5. Ah, how lovely. We used to live just set back from a main road but then moved to the end of a cul-de-sac in the middle of a newish estate less than a year before our first was born. We’ve been very lucky – our next-door neighbour’s younger child is a few months older than Isaac and there are a number of other kids of similar age/slightly older in the close, so we’ve struck up friendships that we never did at our old place, which was basically all professional working people like ourselves or retired couples. It’s also great that we’re on the ‘T’ right at the end of our road, which means there’s a lovely little apron where the kids can play freely together safe from traffic. It has its disadvantages – I can’t get down and then up the hill out of the estate in winter when it snows! – but on the whole we’ve been very lucky.
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    • Oh do you know Tim, the point about getting out when it snows always sticks in my mind as *the* one good reason for living on a main road!! It was an absolute gift for me to be able to drive over to my parents when I had a four month old and I was deep in depression and the hubster was working and all the baby groups shut down. I do envy you your idyllic sounding location though! X

    • I never thought too much about living on a main road until I had children – that does kind of change the dynamics of everything. When i was childfree and living in a rented house in a cul de sac with my ex-boyfriend I felt excluded then because everyone else seemed to be home owners or families. I longed to be a part of it all but there was just a dynamic there that was missing I guess. Anyway looking forwards to having a better relationship with at least one neighbour now!! X

  6. Aww I am so glad things have worked out. We live on a very quiet road – it’s a dead end and there are lots of children but we haven’t really made friends with those who have children yet! We’ve only been there a year though so there is time and Zach isn’t at school and at a nursery a bit further away so even that hasn’t brought the opportunity. That said, we do have fantastic next door neighbours on one side. A family of five, all three kids are 15yrs + but they are AMAZING with Zach! They talk to him over the fence and the other day, their fence was down (they all need fixing like ours do but heck they are exensive!) and Zach ended up in their garden playing footie with their middle lad while I had a chat with mum! It was so lovely. Our other neighbours on the other side don’t mind chatting to us out the front but came along and put up huge fences in their garden so we couldn’t see in. I like short fences so you can have chats with people so I’m less of a fan of them hehe! #sharewithme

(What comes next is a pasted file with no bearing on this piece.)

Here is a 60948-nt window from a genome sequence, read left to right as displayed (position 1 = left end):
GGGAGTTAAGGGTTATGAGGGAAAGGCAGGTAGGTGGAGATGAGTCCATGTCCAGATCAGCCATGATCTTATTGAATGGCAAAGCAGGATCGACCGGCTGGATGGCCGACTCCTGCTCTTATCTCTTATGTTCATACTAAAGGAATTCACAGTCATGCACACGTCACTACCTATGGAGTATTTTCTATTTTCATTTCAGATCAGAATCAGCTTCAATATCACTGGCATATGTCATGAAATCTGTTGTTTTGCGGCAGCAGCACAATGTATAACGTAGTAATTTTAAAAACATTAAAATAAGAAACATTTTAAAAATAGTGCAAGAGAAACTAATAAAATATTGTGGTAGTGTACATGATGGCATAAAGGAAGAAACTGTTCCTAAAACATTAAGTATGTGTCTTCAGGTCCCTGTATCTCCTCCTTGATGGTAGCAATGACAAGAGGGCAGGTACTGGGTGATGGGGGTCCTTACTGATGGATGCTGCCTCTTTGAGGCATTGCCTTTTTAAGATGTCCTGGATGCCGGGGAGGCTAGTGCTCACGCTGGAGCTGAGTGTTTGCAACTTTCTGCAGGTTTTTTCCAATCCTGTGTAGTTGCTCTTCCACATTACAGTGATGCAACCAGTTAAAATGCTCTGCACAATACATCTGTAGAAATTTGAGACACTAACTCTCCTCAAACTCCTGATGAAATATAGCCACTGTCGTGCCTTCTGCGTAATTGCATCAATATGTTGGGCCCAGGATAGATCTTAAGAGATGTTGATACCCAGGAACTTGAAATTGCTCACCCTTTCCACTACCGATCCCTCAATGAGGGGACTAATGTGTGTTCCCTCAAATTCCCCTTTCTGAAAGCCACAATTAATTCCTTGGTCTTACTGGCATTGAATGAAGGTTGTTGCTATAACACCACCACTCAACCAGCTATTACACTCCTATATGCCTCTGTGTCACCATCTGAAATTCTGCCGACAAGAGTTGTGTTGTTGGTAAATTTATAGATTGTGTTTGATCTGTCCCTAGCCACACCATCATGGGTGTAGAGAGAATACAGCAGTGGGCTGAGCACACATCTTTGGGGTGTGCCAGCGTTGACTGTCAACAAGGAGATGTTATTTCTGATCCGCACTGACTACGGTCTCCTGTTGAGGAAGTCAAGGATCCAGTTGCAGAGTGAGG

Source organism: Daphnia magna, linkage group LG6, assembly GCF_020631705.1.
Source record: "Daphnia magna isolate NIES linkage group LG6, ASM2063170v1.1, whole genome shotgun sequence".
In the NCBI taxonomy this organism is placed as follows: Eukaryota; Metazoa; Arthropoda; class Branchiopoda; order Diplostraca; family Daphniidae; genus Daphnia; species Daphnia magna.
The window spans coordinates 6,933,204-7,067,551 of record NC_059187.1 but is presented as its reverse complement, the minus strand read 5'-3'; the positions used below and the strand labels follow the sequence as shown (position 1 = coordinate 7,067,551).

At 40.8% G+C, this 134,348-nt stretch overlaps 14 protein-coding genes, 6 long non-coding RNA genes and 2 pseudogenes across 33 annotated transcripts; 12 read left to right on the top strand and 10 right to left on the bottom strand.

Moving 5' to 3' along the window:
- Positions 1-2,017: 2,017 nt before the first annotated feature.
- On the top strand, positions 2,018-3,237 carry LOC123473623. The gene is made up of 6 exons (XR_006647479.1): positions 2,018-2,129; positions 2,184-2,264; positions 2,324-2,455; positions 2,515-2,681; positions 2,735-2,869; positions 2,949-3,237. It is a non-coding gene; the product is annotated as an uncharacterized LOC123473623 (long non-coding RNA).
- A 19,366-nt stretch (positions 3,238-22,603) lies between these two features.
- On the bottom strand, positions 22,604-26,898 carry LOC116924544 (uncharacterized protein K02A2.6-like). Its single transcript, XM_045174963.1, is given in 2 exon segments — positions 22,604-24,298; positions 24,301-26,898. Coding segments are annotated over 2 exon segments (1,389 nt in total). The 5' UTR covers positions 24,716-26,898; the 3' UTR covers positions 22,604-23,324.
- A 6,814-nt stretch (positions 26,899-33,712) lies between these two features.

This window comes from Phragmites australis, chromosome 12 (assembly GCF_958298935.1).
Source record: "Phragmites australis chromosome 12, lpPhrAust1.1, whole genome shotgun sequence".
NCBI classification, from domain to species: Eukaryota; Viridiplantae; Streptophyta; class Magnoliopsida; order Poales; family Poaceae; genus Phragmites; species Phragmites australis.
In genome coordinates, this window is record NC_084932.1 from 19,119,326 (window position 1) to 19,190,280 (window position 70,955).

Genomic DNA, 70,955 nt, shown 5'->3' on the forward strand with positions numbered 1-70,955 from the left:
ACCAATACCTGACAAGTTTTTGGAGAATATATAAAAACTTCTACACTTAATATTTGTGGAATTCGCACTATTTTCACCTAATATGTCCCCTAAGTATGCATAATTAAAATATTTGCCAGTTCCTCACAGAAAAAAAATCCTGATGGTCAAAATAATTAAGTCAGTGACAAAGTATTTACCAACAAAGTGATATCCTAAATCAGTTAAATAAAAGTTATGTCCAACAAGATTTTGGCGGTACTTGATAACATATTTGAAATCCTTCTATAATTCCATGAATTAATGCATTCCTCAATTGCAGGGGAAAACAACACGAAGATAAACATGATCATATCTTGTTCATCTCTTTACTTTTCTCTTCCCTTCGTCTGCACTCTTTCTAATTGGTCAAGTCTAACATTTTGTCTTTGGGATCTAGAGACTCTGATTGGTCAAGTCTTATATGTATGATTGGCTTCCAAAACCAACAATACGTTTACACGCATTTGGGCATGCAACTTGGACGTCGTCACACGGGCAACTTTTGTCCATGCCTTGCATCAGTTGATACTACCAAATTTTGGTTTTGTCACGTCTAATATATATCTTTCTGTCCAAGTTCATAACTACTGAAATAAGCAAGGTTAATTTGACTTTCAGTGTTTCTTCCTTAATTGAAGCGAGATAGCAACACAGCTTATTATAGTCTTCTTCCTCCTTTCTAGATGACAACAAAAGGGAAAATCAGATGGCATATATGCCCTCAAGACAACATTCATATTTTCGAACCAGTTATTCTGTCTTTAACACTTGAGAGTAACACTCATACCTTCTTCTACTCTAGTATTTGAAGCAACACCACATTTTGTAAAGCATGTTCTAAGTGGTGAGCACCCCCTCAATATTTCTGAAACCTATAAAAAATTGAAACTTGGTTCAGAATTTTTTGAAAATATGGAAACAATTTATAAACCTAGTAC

• I guess it all takes off a bit when your children start school – especially if they are the same age. I think when part of our fence went down it was actually quite nice as our next door neighbours were forced to chat to us a bit as their daughter was curious and JJ and EJ wanted to interact with her. I don’t like the thought that she won’t even recognise us as she grows up as they seem to keep her away from us (and all the other neighbours too mind you!). I’m glad to read that you’ve got great neighbours though who are happy to interact with your son – how lovely! Thanks for stopping by X

  7. That is so nice to hear! My son could use some friends as well. We live in the town center so at night its just us and the delivery turcks passing by every now and then. We would want to move to a more residential area but we cant afford a rent. I wish someday this story of yours will happen to us too. Cuz its really nice to have friends =) #sharewithme
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  8. The Mother says – What an absolutely fab post. We live in a cul de sac and luckily a lot of children from Lucas’s school live here. There’s also Jordan who comes and stays with us when his Mum is poorly and it’s fab in the summer. Us adults do a tag team to keep an eye on the kids and there’s water fights, etc……. So pleased your kids are going to experience this xx #sharewithme